by Chuck Klosterman
You say it’s two thousand WHAT? And I’m fifty-WHO? The nineties were just a few years ago, weren’t they?
This book was absolutely scrumptious. If I have a complaint, it was that it was almost too good to read for an hour at a time. It’s essays, and almost every one is fantastic; and getting to the end of one was often like when you want to turn off the music when one of your favorite songs ends. Maybe I’m the only one who does that? Oh. Moving on…
The essays don’t follow a narrative or temporal arc. Normally I might feel that to be a detraction. I loves me some strong plot lines. But real life doesn’t follow arcs, and that’s what this was about: what the nineties were really like. You have to accept whatever comes next.
Let’s put it this way, which is a good starting point: “Among the generations that have yet to go extinct, Generation X remains the least annoying.” Two words: Hear and Hear!
The “remember when” vibe is there in full force, but in ways that make you think. “Modern people worry about smartphone addiction, despite the fact that landlines exercised much more control over the owner. If you needed to take an important call, you just had to sit in the living room and wait for it.”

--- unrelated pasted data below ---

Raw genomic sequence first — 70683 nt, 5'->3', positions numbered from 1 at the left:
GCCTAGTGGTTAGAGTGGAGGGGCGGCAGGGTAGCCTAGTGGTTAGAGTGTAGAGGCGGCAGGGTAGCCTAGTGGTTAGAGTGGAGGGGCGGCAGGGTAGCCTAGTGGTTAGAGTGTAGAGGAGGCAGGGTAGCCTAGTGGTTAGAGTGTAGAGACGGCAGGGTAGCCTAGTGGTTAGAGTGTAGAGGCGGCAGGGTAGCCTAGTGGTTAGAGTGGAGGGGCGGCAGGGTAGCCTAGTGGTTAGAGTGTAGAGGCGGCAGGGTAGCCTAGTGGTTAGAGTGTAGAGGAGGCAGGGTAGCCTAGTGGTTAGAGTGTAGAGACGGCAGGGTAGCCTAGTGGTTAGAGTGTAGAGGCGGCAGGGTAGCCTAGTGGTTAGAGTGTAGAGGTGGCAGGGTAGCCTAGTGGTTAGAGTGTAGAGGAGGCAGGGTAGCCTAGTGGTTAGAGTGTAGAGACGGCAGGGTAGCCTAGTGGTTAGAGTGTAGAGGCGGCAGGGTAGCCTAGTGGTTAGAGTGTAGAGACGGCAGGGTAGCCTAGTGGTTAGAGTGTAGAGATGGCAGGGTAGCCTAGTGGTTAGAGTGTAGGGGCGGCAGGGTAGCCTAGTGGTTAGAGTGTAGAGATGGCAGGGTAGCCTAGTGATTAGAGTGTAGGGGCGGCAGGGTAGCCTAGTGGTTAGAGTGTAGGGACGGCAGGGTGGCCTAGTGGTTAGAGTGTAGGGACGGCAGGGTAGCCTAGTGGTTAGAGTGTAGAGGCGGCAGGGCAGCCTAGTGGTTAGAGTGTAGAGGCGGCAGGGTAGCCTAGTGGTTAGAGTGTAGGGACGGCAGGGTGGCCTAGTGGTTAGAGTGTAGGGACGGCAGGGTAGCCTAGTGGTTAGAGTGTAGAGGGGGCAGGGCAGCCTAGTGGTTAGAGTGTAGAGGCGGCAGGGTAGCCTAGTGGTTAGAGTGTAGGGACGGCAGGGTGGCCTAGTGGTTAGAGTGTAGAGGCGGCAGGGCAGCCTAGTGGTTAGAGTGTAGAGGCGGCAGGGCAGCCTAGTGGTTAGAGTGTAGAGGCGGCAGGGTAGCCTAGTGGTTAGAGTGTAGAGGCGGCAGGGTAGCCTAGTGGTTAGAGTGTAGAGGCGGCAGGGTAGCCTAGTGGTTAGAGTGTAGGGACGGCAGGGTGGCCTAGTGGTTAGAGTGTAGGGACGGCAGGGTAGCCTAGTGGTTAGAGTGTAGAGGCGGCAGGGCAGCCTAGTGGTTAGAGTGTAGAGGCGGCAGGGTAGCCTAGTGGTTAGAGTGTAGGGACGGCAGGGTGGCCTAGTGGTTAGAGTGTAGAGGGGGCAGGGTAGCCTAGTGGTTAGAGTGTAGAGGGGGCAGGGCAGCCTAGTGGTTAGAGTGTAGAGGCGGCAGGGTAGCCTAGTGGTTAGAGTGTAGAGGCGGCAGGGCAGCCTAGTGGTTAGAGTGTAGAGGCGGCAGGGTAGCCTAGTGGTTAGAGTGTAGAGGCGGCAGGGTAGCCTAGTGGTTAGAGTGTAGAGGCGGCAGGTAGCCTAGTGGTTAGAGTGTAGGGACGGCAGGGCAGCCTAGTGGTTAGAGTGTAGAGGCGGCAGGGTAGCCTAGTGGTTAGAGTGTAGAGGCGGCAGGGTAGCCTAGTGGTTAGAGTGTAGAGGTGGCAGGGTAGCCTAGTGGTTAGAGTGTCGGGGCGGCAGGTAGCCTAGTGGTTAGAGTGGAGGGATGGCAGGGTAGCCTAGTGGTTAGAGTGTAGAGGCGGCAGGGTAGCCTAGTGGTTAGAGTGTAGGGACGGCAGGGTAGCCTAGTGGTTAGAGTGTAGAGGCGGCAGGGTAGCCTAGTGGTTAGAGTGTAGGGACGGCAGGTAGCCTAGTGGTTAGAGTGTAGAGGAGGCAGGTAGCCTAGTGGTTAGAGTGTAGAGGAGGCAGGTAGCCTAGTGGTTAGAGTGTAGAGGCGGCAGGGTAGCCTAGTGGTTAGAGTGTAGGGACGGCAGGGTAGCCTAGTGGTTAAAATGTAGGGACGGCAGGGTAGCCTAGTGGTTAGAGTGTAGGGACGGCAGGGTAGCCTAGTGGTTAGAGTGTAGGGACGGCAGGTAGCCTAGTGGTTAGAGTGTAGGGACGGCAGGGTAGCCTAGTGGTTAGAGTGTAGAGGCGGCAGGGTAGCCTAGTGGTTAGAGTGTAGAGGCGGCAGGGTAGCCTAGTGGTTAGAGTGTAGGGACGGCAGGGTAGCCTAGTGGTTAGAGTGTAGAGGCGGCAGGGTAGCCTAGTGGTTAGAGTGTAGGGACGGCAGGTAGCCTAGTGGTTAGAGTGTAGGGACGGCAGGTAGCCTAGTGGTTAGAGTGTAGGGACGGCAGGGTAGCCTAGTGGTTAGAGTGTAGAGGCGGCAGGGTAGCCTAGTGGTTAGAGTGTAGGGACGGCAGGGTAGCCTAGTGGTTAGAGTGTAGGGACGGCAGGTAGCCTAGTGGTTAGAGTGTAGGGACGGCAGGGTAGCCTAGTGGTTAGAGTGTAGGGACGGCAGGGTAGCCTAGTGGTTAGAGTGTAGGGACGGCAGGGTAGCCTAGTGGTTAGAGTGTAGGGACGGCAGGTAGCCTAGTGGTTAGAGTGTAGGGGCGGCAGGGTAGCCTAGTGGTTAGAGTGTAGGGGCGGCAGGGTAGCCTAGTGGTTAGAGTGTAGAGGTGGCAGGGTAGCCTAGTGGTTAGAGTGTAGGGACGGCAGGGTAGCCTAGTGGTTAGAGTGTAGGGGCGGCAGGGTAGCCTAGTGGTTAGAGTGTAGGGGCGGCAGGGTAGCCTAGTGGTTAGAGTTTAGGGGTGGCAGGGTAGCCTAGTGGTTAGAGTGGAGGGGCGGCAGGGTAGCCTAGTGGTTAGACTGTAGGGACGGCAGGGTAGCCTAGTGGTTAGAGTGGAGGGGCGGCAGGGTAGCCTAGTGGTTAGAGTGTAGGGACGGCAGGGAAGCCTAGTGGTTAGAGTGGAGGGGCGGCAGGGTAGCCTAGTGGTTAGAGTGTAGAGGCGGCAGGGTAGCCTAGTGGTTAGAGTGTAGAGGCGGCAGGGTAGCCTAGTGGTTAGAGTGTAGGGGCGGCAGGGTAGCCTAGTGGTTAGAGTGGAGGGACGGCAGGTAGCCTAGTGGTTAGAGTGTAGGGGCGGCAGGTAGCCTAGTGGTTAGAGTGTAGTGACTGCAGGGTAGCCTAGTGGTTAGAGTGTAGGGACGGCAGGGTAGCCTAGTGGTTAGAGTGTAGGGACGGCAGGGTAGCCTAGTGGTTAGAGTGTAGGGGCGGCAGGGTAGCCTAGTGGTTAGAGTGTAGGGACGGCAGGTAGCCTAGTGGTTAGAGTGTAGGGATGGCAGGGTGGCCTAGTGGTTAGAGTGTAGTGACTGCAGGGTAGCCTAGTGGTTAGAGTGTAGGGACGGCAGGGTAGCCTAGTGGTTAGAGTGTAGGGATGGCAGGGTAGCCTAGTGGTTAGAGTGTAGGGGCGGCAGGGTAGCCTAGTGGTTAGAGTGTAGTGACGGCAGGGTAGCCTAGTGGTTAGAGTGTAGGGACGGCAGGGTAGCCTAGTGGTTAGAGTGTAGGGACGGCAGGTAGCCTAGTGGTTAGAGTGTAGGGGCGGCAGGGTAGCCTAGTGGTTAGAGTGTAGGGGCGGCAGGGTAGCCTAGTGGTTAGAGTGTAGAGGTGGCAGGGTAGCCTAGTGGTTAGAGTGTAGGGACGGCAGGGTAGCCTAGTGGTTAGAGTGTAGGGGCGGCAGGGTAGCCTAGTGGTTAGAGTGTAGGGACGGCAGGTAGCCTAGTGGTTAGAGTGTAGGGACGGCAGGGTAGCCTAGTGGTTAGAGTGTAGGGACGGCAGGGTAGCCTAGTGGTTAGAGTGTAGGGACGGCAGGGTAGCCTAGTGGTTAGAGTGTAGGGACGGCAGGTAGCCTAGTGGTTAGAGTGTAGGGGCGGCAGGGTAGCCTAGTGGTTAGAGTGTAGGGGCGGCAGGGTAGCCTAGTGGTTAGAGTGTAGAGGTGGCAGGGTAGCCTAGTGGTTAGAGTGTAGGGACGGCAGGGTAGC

The most important thing about the nineties, though, and what he gets, over and over, is… how GOOD they were. Everything was really going… well. The economy? Boom. The cold war? Over. It was all going to be fine, and it didn’t really matter all that much who was going to be president or not… really, at the end of the day, one choice was as good as another. “Did the direction of change even matter? What’s the worst that could happen?” Exactly. I fooled around with third party candidates and affiliations; it was a good time to do that. I distinctly remember a friend of mine feeling slightly put off to see a protest against George W. Bush winning the election. Making a big deal about it seemed almost unseemly.
The entire Ted Kaczynski chapter was phenomenal. I take it back that I had only one complaint; this isn’t so much a complaint as a reaction of shock: WHERE ARE THE SIMPSONS? Could it be Klosterman just wasn’t that into them? But… sputter… that couldn’t be. Could it be he didn’t think they really had that much effect on the culture? I’m not culturally literate enough to really opine; but they were HUGE to me and everyone I knew. They got literally one reference.
It started with NEVERMIND and ended with the Twin Towers. Those were the nineties. And I’m Gen X, so the nineties are me: they were when I built myself.